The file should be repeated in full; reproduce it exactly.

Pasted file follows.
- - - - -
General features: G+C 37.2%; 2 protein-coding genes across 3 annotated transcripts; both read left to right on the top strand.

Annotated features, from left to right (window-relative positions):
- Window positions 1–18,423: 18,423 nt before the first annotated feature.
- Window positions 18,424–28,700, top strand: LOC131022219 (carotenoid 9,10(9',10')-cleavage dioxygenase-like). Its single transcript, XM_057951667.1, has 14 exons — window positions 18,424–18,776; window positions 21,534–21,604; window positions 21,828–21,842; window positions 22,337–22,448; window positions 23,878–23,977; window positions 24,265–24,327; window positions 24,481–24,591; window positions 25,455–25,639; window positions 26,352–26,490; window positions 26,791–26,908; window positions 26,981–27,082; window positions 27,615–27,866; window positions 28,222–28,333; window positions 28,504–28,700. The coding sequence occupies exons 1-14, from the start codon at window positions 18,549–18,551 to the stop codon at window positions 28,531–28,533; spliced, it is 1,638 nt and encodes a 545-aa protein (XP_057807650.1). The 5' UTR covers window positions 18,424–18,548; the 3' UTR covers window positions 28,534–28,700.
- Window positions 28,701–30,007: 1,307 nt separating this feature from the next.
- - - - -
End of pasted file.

General features: G+C 37.2%; 2 protein-coding genes across 3 annotated transcripts; both read left to right on the top strand.

Annotated features, from left to right (window-relative positions):
- Window positions 1–18,423: 18,423 nt before the first annotated feature.
- Window positions 18,424–28,700, top strand: LOC131022219 (carotenoid 9,10(9',10')-cleavage dioxygenase-like). Its single transcript, XM_057951667.1, has 14 exons — window positions 18,424–18,776; window positions 21,534–21,604; window positions 21,828–21,842; window positions 22,337–22,448; window positions 23,878–23,977; window positions 24,265–24,327; window positions 24,481–24,591; window positions 25,455–25,639; window positions 26,352–26,490; window positions 26,791–26,908; window positions 26,981–27,082; window positions 27,615–27,866; window positions 28,222–28,333; window positions 28,504–28,700. The coding sequence occupies exons 1-14, from the start codon at window positions 18,549–18,551 to the stop codon at window positions 28,531–28,533; spliced, it is 1,638 nt and encodes a 545-aa protein (XP_057807650.1). The 5' UTR covers window positions 18,424–18,548; the 3' UTR covers window positions 28,534–28,700.
- Window positions 28,701–30,007: 1,307 nt separating this feature from the next.